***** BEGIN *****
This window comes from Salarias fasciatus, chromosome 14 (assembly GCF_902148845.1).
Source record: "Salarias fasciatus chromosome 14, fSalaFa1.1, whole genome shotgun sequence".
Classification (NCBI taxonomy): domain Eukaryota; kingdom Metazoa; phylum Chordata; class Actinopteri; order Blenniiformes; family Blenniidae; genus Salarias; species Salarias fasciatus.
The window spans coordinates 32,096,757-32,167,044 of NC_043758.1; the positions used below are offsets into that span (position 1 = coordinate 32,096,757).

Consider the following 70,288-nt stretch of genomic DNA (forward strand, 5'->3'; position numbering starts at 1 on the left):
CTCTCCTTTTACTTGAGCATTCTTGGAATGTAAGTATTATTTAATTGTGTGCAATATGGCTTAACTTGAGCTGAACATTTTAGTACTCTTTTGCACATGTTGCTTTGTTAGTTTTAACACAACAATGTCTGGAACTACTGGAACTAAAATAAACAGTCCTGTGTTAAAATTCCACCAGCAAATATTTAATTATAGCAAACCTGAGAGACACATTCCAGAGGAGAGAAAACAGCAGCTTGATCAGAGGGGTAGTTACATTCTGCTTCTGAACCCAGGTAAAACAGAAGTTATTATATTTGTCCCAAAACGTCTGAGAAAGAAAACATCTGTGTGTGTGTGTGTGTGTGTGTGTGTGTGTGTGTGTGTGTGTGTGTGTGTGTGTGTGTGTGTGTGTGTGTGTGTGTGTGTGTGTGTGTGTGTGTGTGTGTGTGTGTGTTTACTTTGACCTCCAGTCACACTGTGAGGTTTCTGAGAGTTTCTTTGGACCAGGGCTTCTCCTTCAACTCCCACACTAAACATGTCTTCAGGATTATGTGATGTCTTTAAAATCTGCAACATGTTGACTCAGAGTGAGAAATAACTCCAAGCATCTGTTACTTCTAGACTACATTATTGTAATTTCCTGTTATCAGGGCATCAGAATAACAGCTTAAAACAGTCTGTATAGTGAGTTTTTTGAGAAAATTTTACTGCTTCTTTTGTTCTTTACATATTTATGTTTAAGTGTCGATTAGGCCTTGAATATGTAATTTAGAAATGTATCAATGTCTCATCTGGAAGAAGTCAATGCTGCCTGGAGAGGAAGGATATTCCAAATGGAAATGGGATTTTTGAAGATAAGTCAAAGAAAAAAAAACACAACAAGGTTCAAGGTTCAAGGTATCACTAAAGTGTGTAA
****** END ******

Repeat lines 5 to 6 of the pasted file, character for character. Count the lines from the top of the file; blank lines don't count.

Consider the following 70,288-nt stretch of genomic DNA (forward strand, 5'->3'; position numbering starts at 1 on the left):
CTCTCCTTTTACTTGAGCATTCTTGGAATGTAAGTATTATTTAATTGTGTGCAATATGGCTTAACTTGAGCTGAACATTTTAGTACTCTTTTGCACATGTTGCTTTGTTAGTTTTAACACAACAATGTCTGGAACTACTGGAACTAAAATAAACAGTCCTGTGTTAAAATTCCACCAGCAAATATTTAATTATAGCAAACCTGAGAGACACATTCCAGAGGAGAGAAAACAGCAGCTTGATCAGAGGGGTAGTTACATTCTGCTTCTGAACCCAGGTAAAACAGAAGTTATTATATTTGTCCCAAAACGTCTGAGAAAGAAAACATCTGTGTGTGTGTGTGTGTGTGTGTGTGTGTGTGTGTGTGTGTGTGTGTGTGTGTGTGTGTGTGTGTGTGTGTGTGTGTGTGTGTGTGTGTGTGTGTGTGTGTGTGTGTGTTTACTTTGACCTCCAGTCACACTGTGAGGTTTCTGAGAGTTTCTTTGGACCAGGGCTTCTCCTTCAACTCCCACACTAAACATGTCTTCAGGATTATGTGATGTCTTTAAAATCTGCAACATGTTGACTCAGAGTGAGAAATAACTCCAAGCATCTGTTACTTCTAGACTACATTATTGTAATTTCCTGTTATCAGGGCATCAGAATAACAGCTTAAAACAGTCTGTATAGTGAGTTTTTTGAGAAAATTTTACTGCTTCTTTTGTTCTTTACATATTTATGTTTAAGTGTCGATTAGGCCTTGAATATGTAATTTAGAAATGTATCAATGTCTCATCTGGAAGAAGTCAATGCTGCCTGGAGAGGAAGGATATTCCAAATGGAAATGGGATTTTTGAAGATAAGTCAAAGAAAAAAAAACACAACAAGGTTCAAGGTTCAAGGTATCACTAAAGTGTGTAA